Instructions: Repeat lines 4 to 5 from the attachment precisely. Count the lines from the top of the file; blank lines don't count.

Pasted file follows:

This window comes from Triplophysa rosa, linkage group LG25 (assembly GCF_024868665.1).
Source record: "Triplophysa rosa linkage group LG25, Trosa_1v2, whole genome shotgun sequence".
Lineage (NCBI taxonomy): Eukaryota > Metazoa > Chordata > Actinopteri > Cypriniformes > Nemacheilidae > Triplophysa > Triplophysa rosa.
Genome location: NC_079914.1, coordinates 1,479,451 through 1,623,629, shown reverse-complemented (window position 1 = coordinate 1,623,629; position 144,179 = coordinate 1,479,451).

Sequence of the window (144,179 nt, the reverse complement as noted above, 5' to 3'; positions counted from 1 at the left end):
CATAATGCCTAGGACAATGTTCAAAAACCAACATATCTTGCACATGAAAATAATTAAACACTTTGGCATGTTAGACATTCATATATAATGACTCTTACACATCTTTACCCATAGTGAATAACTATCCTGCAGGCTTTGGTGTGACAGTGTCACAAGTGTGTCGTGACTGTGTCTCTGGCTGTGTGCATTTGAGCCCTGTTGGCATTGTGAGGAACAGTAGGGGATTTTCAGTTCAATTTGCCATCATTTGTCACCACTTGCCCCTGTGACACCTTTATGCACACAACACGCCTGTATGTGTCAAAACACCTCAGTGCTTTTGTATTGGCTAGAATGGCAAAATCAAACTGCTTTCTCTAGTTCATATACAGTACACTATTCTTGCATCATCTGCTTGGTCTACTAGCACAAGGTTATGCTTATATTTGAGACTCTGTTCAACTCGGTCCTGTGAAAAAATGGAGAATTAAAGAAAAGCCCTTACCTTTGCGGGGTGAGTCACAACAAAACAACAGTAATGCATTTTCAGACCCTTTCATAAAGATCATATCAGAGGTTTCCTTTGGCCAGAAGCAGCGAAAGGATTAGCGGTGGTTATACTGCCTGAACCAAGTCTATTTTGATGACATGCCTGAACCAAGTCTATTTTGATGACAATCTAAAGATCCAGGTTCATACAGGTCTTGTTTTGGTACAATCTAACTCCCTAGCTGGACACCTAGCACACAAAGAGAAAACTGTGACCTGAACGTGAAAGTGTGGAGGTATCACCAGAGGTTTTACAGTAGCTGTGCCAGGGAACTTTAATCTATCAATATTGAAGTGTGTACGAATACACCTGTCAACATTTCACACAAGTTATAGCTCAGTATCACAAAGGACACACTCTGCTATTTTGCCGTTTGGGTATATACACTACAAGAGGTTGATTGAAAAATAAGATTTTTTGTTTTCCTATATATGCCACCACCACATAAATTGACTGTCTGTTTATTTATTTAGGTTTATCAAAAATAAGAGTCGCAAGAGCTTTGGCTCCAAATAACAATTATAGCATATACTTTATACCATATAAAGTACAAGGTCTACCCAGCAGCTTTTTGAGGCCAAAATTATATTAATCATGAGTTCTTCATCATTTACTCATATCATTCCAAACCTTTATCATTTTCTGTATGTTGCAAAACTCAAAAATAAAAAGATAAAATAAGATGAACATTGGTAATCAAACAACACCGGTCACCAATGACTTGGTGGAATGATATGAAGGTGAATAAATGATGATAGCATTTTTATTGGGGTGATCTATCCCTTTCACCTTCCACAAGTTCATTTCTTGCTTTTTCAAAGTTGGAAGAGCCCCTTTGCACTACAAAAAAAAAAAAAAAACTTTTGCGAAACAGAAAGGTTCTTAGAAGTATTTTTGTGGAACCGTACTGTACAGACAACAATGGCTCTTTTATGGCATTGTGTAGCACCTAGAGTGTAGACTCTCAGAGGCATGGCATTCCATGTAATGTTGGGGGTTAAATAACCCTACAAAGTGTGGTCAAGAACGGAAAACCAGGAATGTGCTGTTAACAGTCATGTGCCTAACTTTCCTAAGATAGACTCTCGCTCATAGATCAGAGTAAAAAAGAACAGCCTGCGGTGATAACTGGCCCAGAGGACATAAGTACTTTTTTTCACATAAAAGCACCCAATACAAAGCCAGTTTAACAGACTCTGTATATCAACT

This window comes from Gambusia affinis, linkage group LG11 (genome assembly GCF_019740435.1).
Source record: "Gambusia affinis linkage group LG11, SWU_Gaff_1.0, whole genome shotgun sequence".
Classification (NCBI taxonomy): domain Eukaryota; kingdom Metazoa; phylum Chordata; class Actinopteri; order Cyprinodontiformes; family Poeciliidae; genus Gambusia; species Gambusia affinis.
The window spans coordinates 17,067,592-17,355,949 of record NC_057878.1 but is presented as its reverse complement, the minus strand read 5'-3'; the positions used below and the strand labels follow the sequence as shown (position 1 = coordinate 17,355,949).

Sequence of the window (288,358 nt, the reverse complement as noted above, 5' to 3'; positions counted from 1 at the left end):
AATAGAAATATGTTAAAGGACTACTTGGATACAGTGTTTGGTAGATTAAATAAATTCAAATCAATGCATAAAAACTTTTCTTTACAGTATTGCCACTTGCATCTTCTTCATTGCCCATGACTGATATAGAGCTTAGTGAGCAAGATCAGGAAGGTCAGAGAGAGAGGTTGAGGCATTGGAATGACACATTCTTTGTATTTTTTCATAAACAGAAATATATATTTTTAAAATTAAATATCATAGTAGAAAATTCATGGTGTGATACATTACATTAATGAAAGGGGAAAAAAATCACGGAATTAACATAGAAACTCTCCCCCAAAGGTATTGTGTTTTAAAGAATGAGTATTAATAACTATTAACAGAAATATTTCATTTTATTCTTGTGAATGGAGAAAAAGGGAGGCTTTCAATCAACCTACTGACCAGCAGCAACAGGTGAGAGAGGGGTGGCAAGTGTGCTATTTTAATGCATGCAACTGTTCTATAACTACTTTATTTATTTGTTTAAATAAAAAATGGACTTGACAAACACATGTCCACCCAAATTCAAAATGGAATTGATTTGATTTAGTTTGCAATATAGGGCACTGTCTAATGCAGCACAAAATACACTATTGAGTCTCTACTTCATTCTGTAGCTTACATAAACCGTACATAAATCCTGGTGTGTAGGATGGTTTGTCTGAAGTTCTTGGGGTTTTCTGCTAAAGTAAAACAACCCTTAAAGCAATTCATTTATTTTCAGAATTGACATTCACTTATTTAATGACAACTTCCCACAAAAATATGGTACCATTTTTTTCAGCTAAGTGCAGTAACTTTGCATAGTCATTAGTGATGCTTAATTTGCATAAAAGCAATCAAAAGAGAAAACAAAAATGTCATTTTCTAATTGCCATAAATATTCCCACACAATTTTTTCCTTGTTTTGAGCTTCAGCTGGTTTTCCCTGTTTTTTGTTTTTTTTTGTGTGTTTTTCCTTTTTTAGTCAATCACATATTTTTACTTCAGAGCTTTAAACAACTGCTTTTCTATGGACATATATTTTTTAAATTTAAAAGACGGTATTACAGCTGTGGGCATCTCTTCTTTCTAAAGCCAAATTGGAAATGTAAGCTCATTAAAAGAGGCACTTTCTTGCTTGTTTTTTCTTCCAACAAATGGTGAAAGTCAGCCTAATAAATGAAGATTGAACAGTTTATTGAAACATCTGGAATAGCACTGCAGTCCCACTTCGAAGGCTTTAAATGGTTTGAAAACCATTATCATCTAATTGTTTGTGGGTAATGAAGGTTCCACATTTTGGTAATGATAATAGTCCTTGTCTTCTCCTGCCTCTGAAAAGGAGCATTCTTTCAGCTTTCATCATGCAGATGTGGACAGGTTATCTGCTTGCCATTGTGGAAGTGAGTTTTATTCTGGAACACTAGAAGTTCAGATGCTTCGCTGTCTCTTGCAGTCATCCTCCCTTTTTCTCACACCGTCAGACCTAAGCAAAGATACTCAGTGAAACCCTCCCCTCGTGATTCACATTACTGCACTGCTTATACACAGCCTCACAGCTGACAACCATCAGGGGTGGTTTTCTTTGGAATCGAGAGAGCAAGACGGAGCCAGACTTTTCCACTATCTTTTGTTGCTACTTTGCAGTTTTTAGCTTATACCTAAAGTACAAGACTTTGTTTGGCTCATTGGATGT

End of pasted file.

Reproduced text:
Genome location: NC_079914.1, coordinates 1,479,451 through 1,623,629, shown reverse-complemented (window position 1 = coordinate 1,623,629; position 144,179 = coordinate 1,479,451).

Sequence of the window (144,179 nt, the reverse complement as noted above, 5' to 3'; positions counted from 1 at the left end):